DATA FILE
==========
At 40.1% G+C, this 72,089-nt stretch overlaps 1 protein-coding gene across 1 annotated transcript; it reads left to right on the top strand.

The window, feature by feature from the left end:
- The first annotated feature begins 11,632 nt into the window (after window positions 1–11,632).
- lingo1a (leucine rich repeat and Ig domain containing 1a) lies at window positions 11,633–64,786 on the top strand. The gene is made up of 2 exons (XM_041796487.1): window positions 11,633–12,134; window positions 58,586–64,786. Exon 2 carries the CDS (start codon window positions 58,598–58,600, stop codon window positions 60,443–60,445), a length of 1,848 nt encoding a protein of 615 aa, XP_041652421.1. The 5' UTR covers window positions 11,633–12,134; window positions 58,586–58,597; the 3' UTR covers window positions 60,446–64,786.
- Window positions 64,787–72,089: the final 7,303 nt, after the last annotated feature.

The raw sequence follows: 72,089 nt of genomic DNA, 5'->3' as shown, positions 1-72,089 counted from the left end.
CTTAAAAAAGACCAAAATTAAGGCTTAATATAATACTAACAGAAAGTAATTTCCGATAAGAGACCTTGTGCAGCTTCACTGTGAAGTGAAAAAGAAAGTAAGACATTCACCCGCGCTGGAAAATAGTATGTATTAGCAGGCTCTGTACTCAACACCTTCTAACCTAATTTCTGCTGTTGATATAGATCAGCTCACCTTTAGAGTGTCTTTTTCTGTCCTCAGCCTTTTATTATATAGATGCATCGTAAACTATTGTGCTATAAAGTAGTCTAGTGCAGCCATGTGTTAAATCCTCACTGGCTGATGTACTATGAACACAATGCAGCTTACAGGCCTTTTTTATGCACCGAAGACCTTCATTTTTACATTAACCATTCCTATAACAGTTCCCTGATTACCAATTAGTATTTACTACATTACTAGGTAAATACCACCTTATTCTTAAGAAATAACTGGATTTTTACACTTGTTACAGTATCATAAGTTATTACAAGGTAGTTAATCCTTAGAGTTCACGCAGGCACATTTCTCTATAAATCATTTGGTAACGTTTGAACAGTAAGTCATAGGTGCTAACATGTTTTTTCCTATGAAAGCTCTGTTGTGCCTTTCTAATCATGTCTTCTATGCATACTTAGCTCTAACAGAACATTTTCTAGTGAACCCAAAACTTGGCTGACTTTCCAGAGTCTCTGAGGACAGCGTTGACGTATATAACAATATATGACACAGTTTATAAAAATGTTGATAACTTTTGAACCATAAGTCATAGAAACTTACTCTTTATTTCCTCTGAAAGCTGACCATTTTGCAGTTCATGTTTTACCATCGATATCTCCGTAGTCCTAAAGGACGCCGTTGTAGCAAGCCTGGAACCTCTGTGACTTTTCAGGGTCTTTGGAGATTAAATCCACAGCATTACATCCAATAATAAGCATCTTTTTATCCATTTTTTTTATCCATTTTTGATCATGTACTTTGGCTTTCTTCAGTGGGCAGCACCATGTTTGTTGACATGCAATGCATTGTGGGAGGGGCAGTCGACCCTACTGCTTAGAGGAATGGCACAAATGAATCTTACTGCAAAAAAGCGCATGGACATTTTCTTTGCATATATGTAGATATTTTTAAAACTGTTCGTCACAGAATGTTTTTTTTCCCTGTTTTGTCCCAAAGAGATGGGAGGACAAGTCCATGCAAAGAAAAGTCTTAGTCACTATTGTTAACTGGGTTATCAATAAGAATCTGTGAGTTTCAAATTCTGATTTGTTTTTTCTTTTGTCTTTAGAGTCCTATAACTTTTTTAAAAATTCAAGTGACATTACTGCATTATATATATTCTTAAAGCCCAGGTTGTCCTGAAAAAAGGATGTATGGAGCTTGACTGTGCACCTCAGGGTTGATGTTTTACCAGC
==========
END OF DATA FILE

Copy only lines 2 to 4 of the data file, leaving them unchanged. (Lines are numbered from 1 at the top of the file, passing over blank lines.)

The window, feature by feature from the left end:
- The first annotated feature begins 11,632 nt into the window (after window positions 1–11,632).
- lingo1a (leucine rich repeat and Ig domain containing 1a) lies at window positions 11,633–64,786 on the top strand. The gene is made up of 2 exons (XM_041796487.1): window positions 11,633–12,134; window positions 58,586–64,786. Exon 2 carries the CDS (start codon window positions 58,598–58,600, stop codon window positions 60,443–60,445), a length of 1,848 nt encoding a protein of 615 aa, XP_041652421.1. The 5' UTR covers window positions 11,633–12,134; window positions 58,586–58,597; the 3' UTR covers window positions 60,446–64,786.